BNY Mellon names new Korea IM chief

The US firm has hired Eugene Bang from Deutsche Bank in Seoul to replace Yoohee Won, who is set to join PineBridge Investments in Hong Kong on the business development side.
BNY Mellon names new Korea IM chief

US firm BNY Mellon has appointed Eugene Bang from Deutsche Bank as the new head of its Korean investment management business based in Seoul.

Bang started in his new role on August 19. He oversees the investment management unit within BNY's 60-strong team in the capital that also supports its investment services business.

His responsibilities include consulting and liaison with regulatory and industry participants, as well as conducting market research and analysis and assessing potential opportunities in the Korean market.

Bang’s appointment follows the departure earlier this year of Yoohee Won, who is about to join PineBridge Investments in Hong Kong on the business development side, AsianInvestor understands. A spokeswoman for PineBridge declined to confirm or deny the appointment.

Bang reports to Alan Harden, chief executive of BNY Mellon’s Asia-Pacific investment management business.

BNY Mellon established an asset management representative office in Seoul in 2006 to support the company’s global investment management boutiques.

The Korean Financial Services Commission (FSC) approved its discretionary investment management (DIM) licence in 2010.

The licence allows the company to contract for discretionary investment management services with local financial institutions and professional investors.

Prior to joining BNY Mellon, Bang was a director and country manager for Deutsche Asset Management’s mutual funds business DWS from June 2010 until earlier this year.

Before Deutsche AM, Bang worked at Fidelity Investment Korea for nine years, where he performed a number of roles including head of wholesale and head of institutional sales.

Deutsche Bank’s former asset and wealth management business in Korea consisted of three areas: its retail business DWS; its institutional business DB Advisor; and its real estate business REEF.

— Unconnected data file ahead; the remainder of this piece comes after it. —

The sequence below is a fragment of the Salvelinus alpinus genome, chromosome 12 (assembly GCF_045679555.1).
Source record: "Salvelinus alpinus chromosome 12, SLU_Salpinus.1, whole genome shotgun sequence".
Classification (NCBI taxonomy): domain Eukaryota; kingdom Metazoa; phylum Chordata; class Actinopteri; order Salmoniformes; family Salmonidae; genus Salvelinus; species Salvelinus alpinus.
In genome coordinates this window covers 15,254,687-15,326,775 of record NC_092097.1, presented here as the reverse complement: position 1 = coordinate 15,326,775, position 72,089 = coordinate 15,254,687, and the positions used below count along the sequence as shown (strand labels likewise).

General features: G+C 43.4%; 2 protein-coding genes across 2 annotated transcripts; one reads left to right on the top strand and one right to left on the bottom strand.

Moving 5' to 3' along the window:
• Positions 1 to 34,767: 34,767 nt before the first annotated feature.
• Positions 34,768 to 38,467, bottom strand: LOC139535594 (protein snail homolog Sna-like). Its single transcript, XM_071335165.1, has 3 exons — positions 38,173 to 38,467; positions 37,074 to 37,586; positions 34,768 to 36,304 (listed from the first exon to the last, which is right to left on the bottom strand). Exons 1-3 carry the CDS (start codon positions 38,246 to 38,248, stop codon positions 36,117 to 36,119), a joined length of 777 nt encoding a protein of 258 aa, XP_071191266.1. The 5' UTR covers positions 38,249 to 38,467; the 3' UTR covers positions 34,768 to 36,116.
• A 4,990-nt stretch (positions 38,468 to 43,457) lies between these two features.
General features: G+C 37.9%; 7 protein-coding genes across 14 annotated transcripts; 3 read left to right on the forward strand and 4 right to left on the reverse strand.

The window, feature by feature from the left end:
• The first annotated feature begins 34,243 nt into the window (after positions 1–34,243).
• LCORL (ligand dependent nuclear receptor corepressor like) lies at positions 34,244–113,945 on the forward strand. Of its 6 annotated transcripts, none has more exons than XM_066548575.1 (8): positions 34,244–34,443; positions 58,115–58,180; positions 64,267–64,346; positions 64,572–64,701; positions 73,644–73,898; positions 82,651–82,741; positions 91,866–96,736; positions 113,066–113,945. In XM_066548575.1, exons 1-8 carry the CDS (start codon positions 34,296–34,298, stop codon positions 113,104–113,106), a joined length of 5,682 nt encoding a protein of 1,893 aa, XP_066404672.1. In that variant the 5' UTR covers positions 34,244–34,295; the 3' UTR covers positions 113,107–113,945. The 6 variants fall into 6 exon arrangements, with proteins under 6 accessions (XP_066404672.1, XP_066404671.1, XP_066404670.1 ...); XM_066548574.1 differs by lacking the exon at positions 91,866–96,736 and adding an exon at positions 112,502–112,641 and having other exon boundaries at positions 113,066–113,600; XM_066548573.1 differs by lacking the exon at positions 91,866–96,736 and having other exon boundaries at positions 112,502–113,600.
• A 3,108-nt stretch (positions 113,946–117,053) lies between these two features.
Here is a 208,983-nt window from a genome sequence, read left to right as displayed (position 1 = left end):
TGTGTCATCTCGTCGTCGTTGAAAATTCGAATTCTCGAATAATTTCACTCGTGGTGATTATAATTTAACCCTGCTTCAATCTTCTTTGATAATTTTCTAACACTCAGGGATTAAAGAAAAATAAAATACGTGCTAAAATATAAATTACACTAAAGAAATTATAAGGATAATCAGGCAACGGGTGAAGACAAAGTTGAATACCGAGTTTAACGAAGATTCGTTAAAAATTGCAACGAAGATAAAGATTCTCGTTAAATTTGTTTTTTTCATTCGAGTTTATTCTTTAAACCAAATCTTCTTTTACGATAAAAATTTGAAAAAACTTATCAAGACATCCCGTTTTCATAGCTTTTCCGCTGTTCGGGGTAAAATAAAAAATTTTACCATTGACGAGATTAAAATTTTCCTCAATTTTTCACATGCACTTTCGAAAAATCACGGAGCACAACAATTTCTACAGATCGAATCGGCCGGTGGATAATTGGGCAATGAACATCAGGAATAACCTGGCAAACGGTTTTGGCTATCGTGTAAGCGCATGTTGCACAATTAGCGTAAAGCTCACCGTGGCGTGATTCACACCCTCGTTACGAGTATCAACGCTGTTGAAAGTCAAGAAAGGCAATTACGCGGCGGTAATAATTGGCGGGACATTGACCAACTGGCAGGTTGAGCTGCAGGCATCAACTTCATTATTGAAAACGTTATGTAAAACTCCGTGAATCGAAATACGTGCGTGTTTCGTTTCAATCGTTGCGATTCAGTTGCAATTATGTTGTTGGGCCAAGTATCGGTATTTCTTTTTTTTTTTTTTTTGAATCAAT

However, following a global reorganisation in which the firm looked at selling its business, it scrapped these three units. In Korea it now operates by product, active and passive investments, alternatives and real estate under the Deutsche Bank brand.

As a result, Bang was not replaced as head of DWS. The bank did announce the appointment of Sung Eun Ahn as its chief country officer for Korea in March. He started in that role at the start of last month.

BNY Mellon has been on an aggressive buildout since Harden’s arrival in 2011, and the former CEO of ING Investment Management has spoken about his plans.

Earlier this month AsianInvestor broke the news that BNY Mellon had hired two more managing directors, Stuart Guinness and Richard Collis for mutual funds and insurance and pension product development, respectively.

The two new arrivals follow the hire of managing director Albert Yeh and the firm’s announcement of plans to launch a separately managed account platform in Hong Kong, both in July. It is also looking to build its Asia distribution business.

BNY Mellon had $1.39 trillion in assets under management globally as at the end of last year, of which $49.4 billion, or 3.6%, was sourced from Asia Pacific, by AsianInvestor numbers. It does not break out its Korean numbers separately.

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